I didn't like the format of the book
Rick Saffery
Oct 17, 2009 rated it it was amazing
Recommends it for: Everyone
I've read this book twice and recommended it perhaps a hundred times more. I'll always hold Mr.Sheehan in the highest regard for the way he crafted this impressive work. The epic drama of the Vietnam war, as expressed through the lens of John Paul Vann, profoundly resonates with me as a former infantry soldier of the post-Vietnam era. One of the things I took away from reading this book is Vann's insight with respect to keeping the war personal. He shrewdly observed and held that had we prosecut ...more
Feb 15, 2010 rated it really liked it
Walking through a book store one day I spotted this book and purchased it on the fly. Best that I can remember I purchased the book because: 1) It won a Pulitzer, 2) It won the National Book Award, 3) It was a National Bestseller; and 4) It's about the Vietnam War, a place and event I was told by the draft board that I could expect to visit (I didn't). This was an interesting book with lots of history. At the time I read it I had no idea who John Paul Vann was. And, maybe that was one point the ...more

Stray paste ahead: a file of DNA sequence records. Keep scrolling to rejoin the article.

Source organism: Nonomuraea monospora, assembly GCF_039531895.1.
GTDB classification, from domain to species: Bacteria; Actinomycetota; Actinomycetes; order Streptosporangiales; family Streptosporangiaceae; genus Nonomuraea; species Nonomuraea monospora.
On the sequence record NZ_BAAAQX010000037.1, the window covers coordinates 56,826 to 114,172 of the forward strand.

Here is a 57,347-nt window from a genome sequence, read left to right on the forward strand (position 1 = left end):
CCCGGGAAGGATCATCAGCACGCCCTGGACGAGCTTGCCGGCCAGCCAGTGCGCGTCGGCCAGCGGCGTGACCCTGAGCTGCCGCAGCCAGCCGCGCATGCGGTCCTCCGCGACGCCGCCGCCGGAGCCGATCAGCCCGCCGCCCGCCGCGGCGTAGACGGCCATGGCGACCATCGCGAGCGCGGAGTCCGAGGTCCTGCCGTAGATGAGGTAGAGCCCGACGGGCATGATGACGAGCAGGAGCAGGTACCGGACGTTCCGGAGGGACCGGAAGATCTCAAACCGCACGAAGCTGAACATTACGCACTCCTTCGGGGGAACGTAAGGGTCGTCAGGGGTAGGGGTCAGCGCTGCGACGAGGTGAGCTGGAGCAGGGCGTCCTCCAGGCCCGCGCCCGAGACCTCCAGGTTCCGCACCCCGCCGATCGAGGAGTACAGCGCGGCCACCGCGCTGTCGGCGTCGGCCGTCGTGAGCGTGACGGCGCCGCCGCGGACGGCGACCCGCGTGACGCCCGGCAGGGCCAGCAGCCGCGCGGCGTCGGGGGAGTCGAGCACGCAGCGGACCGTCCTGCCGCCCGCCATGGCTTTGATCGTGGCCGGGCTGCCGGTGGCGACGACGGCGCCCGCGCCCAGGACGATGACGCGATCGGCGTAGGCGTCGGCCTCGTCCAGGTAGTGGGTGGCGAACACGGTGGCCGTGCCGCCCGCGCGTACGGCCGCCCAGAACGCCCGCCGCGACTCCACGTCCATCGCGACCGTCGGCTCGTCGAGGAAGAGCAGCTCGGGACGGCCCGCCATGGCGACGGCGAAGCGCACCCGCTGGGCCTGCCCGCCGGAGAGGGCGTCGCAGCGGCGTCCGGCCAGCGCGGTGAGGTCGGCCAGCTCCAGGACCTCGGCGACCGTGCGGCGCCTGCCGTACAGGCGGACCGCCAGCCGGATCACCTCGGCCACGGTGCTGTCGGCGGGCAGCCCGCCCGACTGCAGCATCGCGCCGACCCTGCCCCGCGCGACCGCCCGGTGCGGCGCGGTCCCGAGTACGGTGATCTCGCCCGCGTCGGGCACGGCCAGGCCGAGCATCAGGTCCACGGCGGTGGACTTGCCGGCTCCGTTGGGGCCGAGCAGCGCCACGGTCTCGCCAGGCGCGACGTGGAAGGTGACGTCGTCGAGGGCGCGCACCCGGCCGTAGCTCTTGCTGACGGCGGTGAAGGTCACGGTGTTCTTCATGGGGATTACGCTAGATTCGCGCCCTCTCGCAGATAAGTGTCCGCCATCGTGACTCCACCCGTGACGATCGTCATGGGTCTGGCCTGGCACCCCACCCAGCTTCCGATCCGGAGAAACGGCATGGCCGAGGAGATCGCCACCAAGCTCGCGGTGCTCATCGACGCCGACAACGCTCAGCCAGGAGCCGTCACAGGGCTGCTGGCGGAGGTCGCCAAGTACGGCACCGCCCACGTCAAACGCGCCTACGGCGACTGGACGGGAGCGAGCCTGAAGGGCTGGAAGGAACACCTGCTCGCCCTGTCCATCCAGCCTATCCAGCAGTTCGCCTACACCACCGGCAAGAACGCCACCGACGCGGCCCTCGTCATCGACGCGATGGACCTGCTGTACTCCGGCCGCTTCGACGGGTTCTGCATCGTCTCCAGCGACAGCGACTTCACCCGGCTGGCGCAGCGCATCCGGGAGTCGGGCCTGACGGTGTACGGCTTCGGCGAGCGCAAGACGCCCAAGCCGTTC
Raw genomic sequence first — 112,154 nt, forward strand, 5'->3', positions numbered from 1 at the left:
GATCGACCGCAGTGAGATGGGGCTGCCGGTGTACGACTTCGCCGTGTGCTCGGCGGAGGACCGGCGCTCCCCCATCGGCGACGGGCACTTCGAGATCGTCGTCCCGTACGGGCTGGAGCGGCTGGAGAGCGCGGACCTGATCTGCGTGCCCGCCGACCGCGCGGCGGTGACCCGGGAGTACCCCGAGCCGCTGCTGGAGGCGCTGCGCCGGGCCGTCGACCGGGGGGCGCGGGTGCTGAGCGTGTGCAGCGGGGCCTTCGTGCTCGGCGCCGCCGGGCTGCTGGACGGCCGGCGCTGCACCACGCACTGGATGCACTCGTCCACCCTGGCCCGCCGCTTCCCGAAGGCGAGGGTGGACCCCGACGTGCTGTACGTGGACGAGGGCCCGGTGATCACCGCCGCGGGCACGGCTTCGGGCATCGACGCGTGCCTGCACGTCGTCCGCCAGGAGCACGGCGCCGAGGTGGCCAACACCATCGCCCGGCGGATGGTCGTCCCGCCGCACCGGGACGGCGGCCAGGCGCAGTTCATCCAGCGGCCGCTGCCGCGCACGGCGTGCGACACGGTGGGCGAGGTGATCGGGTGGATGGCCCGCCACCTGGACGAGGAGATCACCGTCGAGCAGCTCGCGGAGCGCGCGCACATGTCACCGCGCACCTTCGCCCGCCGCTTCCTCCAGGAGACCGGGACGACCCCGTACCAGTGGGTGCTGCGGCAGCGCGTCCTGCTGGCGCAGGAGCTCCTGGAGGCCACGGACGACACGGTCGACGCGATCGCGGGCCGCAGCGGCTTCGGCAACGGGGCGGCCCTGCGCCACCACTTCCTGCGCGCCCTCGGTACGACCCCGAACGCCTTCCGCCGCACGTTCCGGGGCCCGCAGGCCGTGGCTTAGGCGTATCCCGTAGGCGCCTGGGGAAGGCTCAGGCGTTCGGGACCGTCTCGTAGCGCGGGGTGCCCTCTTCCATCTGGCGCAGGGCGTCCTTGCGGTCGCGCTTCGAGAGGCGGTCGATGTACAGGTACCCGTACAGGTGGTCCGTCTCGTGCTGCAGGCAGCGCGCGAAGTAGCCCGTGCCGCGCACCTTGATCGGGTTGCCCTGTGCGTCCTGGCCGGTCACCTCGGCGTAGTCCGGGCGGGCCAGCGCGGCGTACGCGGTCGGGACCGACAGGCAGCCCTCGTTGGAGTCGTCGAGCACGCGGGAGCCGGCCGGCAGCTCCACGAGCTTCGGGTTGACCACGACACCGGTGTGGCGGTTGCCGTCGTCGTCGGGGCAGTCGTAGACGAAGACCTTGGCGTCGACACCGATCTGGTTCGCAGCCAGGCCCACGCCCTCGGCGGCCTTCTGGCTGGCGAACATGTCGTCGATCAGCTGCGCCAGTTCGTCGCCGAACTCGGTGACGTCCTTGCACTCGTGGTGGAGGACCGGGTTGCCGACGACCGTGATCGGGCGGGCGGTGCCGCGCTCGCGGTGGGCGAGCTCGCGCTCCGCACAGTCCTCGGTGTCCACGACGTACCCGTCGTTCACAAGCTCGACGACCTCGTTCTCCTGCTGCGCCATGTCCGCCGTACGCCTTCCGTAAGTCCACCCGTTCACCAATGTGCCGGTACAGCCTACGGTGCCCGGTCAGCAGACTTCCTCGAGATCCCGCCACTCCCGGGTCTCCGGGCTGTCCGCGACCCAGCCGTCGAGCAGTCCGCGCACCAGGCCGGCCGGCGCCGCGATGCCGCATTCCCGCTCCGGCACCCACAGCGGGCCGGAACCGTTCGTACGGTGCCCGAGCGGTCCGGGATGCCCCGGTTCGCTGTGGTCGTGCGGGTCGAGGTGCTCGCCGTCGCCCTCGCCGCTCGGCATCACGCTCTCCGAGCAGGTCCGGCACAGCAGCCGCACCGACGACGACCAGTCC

Mar 16, 2008 rated it it was amazing  ·  review of another edition
Recommends it for: All citizens
An articulate and heartbreaking analysis of America's war in Vietnam that is more relevant now than it has been for over a generation in light of the war in Iraq. Sheehan uses the life and career of one American officer, Colonel John Vann, to show the evolution, corruption, and destruction of a nation's policy and strategy over time. We seem to be making the same mistakes now, with results that are likely to be just as bad for Iraq as they were for Vietnam, and a lot worse for the West. Much bet ...more
Feb 27, 2008 rated it it was ok
The book begins with the idea that Vietnam sucked and there were lots of lies surrounding the war. We then get a blow-by-blow of those lies. And so on.

OK, so I skipped ahead to page 800 just to make sure that Vietnam did, in fact, suck. But I couldn't slog through this jungle. No wonder it took Neil Sheehan til 1988 to finally publish the book.
Steve Woods
Jul 08, 2010 rated it really liked it
It was bad enough to go through it to know who sent us there and why just makes it harder still!
Aug 18, 2018 rated it it was amazing
An amazing, incredible, overwhelming book. Ostensibly a biography of John Paul Vann, it is many, many things. For me, the experience of reading it was like reading a massive 19th century novel (and I want to be clear, it is not a novel--it is non-fiction, biography and history). There are significant reversals; your understanding of the earlier sections deepens and evolves the further you go into it; there are overlapping family sagas; complicated psychologies; tons of unfamiliar names; tons of ...more